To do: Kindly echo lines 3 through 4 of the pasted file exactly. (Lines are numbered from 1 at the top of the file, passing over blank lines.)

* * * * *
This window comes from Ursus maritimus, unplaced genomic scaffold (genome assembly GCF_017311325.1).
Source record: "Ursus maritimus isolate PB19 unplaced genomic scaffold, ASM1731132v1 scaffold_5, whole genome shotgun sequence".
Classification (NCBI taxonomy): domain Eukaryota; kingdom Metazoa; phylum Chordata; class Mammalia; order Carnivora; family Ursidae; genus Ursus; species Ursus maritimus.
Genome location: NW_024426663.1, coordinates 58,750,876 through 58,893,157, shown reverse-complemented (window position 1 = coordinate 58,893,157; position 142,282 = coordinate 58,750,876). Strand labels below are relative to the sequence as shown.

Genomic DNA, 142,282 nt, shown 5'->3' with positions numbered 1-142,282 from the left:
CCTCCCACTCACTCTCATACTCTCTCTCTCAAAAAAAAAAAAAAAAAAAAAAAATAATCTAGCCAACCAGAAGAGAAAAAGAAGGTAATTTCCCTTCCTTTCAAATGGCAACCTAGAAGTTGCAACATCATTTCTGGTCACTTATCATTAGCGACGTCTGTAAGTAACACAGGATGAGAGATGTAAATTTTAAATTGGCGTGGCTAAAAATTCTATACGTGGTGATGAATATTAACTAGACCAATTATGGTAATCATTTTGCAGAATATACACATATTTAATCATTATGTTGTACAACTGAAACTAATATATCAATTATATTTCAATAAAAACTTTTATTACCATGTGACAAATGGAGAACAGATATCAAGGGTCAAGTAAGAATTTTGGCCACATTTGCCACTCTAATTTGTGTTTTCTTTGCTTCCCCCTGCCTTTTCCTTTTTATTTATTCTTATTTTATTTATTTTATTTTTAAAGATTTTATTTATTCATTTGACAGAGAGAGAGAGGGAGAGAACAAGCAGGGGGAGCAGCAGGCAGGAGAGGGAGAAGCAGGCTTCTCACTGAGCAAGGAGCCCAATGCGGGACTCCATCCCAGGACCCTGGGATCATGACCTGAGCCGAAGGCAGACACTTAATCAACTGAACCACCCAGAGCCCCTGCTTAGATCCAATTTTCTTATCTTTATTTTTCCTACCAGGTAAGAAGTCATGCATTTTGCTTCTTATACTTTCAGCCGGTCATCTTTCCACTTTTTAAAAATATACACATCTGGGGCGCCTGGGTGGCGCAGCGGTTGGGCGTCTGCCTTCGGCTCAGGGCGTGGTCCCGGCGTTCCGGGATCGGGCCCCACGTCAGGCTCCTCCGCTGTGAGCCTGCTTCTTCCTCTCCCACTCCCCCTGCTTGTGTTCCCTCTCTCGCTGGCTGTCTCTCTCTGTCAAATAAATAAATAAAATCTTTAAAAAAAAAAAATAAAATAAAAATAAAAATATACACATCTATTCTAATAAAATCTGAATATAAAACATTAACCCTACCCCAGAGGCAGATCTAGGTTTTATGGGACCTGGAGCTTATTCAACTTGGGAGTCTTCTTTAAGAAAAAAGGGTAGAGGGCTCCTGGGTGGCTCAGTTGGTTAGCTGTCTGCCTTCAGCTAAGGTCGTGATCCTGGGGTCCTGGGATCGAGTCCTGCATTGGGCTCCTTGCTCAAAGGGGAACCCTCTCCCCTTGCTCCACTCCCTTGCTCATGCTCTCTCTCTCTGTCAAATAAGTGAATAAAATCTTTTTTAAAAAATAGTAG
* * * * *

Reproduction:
Classification (NCBI taxonomy): domain Eukaryota; kingdom Metazoa; phylum Chordata; class Mammalia; order Carnivora; family Ursidae; genus Ursus; species Ursus maritimus.
Genome location: NW_024426663.1, coordinates 58,750,876 through 58,893,157, shown reverse-complemented (window position 1 = coordinate 58,893,157; position 142,282 = coordinate 58,750,876). Strand labels below are relative to the sequence as shown.